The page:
I have never driven a truck but I have ridden horses on the road so I feel as qualified as you to completely agree with that statement!

    Richard
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  4. #44

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    Quote Originally Posted by mark61 View Post
    Cyclist ride two or more abreast because it's safer. Motorist have to overtake them properly, rather than squeezing past and pushing them in the verge.
    Inconsiderate Road cyclists ride two abreast. Mountain bikers when forced to cycle on the road ride in single file and wave vehicles past when safe to do so. Road cyclists totally ignore other traffic when riding in peleton fashion trying to beat Strava times. Nothing to do with safety.

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    Some mountain bikers are also road cyclists. I've been waved on by road cyclist, maybe because I show some consideration. It's done for safety, it's everything to do with safety.
    I am not suggesting there are no ignorant road cyclist, same as any other road user.
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  6. #46

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    Quote Originally Posted by mark61 View Post
    Some mountain bikers are also road cyclists. I've been waved on by road cyclist, maybe because I show some consideration. It's done for safety, it's everything to do with safety.
    I am not suggesting there are no ignorant road cyclist, same as any other road user.
    I’ve just driven down the A85 and on approaching Callendar i met a large tail back and what’s at the front a peleton of cyclists. If they had been in single file cars would be able to get past safely but they prefer to force cars overtaking into the way of oncoming traffic. Nothing safe about that. It’s against the law and very inconsiderate. The highway. Code states you shouldn’t ride 2 abreast on narrow or busy roads and the A85 is both narrow and busy.
    Last edited by caledonia; 06-04-2019 at 14:29.
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  7. #47

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    Quote Originally Posted by caledonia View Post
    Iíve just driven down the A85 and on approaching Callendar i met a large tail back and whatís at the front a peleton of cyclists. If they had been in single file cars would be able to get past safely but they prefer to force cars overtaking into the way of oncoming traffic. Nothing safe about that. Itís against the law and very inconsiderate.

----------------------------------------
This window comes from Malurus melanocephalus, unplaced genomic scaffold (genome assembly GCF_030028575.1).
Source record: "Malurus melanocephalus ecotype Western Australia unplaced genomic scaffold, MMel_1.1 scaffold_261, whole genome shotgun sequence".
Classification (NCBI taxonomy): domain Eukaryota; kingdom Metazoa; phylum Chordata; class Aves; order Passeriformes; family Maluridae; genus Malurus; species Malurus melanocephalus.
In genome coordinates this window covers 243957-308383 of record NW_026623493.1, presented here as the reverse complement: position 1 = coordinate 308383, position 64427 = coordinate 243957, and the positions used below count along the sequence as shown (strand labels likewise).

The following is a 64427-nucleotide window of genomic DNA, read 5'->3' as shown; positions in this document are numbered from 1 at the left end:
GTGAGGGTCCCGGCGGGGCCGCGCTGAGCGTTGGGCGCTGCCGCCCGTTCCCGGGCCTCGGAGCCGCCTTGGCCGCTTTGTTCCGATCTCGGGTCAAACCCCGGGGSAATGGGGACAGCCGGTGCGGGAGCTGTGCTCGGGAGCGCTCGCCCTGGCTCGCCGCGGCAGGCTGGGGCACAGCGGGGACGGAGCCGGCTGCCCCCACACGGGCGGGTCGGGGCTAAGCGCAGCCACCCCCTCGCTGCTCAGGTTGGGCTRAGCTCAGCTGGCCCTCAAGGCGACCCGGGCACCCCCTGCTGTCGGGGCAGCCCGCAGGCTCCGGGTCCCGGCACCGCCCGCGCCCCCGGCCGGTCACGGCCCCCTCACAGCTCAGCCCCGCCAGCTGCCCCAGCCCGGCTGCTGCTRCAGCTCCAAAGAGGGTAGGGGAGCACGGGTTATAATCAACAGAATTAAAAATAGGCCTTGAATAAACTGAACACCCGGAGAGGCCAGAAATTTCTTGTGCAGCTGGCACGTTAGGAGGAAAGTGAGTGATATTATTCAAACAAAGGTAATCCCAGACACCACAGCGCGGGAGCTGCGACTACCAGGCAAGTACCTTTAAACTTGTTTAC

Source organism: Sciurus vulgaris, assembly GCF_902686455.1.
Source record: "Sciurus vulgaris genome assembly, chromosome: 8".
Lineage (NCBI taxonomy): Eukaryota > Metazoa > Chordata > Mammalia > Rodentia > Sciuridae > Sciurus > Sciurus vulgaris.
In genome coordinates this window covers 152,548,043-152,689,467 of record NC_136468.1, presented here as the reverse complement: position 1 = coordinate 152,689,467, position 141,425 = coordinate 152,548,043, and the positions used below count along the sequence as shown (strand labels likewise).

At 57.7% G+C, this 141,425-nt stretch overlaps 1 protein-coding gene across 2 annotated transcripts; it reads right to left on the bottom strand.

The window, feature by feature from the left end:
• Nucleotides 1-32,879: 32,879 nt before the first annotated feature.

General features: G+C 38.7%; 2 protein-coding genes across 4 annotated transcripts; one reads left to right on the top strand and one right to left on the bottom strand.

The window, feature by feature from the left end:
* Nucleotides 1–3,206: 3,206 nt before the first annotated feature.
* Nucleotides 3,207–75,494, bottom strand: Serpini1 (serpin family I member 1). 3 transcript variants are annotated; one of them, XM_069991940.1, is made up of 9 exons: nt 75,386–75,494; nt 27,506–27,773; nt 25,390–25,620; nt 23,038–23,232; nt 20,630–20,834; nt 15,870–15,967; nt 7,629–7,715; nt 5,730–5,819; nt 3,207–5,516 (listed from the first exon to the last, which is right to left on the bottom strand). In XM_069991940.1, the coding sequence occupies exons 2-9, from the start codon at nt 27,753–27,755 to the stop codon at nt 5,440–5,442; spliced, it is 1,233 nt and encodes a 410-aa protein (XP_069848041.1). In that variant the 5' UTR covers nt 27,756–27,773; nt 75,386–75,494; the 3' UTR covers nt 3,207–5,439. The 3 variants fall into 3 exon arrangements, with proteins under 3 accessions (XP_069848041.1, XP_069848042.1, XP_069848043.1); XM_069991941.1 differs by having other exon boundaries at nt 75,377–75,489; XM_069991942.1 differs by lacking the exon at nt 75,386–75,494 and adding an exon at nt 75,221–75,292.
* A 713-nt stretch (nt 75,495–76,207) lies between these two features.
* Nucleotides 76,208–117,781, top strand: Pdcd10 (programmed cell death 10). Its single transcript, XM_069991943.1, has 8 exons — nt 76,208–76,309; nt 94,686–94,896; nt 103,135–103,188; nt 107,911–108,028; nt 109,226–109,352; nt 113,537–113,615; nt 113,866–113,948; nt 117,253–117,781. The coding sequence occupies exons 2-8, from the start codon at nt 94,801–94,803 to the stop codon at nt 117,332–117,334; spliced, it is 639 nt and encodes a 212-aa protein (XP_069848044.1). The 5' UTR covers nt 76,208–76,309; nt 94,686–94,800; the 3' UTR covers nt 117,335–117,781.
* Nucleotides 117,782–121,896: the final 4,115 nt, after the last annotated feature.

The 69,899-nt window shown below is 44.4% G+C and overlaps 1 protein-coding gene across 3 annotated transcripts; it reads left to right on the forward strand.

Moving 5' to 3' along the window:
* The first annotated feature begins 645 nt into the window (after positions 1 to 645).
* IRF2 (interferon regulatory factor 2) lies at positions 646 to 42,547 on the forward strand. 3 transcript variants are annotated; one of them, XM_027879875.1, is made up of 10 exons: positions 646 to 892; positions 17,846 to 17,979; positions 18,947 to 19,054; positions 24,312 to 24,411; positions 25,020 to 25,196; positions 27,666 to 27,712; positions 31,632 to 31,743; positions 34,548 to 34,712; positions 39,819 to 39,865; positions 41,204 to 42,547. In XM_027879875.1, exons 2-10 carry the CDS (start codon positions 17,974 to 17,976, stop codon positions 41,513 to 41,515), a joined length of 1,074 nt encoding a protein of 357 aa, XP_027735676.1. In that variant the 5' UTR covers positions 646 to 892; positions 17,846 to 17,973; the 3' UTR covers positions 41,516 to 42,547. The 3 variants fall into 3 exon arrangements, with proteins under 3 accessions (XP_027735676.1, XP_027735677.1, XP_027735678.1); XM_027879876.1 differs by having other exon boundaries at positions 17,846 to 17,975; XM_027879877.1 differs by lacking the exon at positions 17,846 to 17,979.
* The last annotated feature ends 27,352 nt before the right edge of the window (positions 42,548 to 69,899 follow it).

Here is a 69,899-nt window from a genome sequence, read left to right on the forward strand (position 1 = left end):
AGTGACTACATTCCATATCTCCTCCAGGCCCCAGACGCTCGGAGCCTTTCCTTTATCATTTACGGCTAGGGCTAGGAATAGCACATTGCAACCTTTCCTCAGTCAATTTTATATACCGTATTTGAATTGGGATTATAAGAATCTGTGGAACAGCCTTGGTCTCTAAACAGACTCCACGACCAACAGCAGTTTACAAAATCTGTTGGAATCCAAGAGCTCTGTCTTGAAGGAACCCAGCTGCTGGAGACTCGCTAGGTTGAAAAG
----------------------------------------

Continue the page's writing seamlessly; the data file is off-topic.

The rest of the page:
It's not against the law to ride two abreast. Yes, sometimes it is inconsiderate.
    Don't go bothering to quote the Highway Code, an advisory does not reflect a legal requirement.

    So, to sum up, it's done for safety, it's not against the law, and sometimes it is inconsiderate.

  8. #48

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    Quote Originally Posted by mark61 View Post
    It's not against the law to ride two abreast. Yes, sometimes it is inconsiderate.
    Don't go bothering to quote the Highway Code, an advisory does not reflect a legal requirement.

    So, to sum up, it's done for safety, it's not against the law, and sometimes it is inconsiderate.
    We will have to agree to disagree on this one. 👍

  9. #49

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    Perhaps a link may help.. Of course I know not all cyclist are considerate, but when two abreast technique is used correctly it is better for everyone.

    UK Road Cycling Laws and Rules Explained: Cycling Two Abreast
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  10. #50

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    Quote Originally Posted by mark61 View Post
    Perhaps a link may help.. Of course I know not all cyclist are considerate, but when two abreast technique is used correctly it is better for everyone.

    UK Road Cycling Laws and Rules Explained: Cycling Two Abreast
    I understand the law but on a road like the A85 when thereís a cycle way running along side from Callendar to Killin itís very inconsiderate.